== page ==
What Could Cause an Increase in Demand for Natural Gas from Australia?

Man checking manometer in a factoryEnergy exporters in Australia may focus more on natural gas shipments instead of thermal coal in the next seven years, following a report’s dire outlook on global demand.

The Institute for Energy Economics and Financial Analysis (IEEFA) released an analysis stating that the demand for thermal coal could fall by 28 per cent in 2025. Natural gas supply, on the other hand, continues to be abundant in Australia’s domestic market, which compels many companies to export surplus commodities.

Regional Markets

As early as now, natural gas exporters should consider bolstering their investments on upgrading capacity, such as making sure poly pressure pipe systems could handle a potential uptick in demand. The preparations should be done quickly since the International Energy Agency likewise predicted that Australia would be the leading global gas exporter in 2040.

By that year, the IEEFA report said that the worldwide demand for thermal coal exports would further drop by 59 per cent. The country’s top four markets comprising China, Japan, Taiwan and South Korea may be transitioning to renewable energy, but other markets are yet to pick up on the practice of using non-fossil fuel sources.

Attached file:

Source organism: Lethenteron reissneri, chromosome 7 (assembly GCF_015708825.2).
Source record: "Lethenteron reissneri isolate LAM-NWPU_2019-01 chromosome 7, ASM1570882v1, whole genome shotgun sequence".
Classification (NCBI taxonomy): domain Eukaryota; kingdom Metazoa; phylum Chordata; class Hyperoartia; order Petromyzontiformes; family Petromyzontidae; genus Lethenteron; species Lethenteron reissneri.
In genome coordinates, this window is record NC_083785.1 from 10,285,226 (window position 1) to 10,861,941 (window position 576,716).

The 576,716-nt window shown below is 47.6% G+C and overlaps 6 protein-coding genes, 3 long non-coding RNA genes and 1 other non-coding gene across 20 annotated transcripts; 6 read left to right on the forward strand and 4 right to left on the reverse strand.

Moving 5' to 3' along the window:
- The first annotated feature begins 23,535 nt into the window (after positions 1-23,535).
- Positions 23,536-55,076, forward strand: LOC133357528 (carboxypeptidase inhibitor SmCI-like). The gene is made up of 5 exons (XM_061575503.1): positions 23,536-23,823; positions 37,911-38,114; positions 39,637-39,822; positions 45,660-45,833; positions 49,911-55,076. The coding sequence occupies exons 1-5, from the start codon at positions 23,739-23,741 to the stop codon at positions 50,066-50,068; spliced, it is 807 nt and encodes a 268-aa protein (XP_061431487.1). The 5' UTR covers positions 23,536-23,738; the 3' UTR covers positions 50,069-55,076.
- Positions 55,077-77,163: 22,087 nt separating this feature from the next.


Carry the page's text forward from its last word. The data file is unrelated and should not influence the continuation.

Regulatory Controls

Since the country has plenty of liquefied natural gas (LNG), the Resources Ministry said it would not curb export activity in 2019. Minister Matta Canavan said that there is no shortfall next year, and no export controls would be good news for its buyers, such as Japan.

Other than the Japanese market, Australia ships most of its LNG exports to China and South Korea as part of long-term contracts with each country.

Energy companies should beef up their pipeline capacities through strategic investments in natural gas distribution. Whether or not the demand for thermal coal may fall in the future, it pays to be prepared for any changes in global market trends.